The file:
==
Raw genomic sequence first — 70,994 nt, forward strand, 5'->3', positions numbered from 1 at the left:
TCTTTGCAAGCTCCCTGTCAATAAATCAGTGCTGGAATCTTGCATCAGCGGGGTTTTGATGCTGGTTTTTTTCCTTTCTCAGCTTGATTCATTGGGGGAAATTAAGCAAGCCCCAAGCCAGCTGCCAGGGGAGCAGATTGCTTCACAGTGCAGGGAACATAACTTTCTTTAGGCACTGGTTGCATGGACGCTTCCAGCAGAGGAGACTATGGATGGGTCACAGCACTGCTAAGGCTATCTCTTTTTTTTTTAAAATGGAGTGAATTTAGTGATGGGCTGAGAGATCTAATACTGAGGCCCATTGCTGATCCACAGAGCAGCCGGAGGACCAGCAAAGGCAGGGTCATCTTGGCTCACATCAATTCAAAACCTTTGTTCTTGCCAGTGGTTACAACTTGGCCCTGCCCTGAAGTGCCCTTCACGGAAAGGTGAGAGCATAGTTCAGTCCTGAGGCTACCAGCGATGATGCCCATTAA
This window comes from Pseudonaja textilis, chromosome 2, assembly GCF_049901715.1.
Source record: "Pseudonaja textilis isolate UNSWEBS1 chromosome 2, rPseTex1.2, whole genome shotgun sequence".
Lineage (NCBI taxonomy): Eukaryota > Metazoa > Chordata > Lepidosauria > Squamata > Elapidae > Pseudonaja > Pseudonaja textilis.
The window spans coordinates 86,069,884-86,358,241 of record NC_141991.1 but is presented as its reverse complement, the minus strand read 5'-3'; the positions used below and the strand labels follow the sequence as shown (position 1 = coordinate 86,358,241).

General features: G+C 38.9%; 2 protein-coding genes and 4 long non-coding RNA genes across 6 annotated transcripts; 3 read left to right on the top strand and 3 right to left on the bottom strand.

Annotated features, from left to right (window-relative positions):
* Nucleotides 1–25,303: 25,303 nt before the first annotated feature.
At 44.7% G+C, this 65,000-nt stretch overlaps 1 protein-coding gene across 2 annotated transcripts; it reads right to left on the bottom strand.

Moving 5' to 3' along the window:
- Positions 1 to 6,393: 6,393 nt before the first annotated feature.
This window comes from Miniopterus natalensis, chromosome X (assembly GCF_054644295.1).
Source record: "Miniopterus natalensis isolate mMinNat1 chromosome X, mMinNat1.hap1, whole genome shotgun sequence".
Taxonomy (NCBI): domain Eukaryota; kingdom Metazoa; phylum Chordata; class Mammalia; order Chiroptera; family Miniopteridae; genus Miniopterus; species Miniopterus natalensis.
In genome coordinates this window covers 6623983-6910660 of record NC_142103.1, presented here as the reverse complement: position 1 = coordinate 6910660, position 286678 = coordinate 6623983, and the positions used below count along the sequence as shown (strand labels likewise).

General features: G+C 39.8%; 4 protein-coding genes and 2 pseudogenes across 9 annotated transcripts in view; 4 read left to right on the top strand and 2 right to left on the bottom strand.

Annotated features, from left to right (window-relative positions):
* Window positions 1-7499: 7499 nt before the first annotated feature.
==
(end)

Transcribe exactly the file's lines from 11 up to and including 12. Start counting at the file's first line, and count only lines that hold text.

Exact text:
Moving 5' to 3' along the window:
- Positions 1 to 6,393: 6,393 nt before the first annotated feature.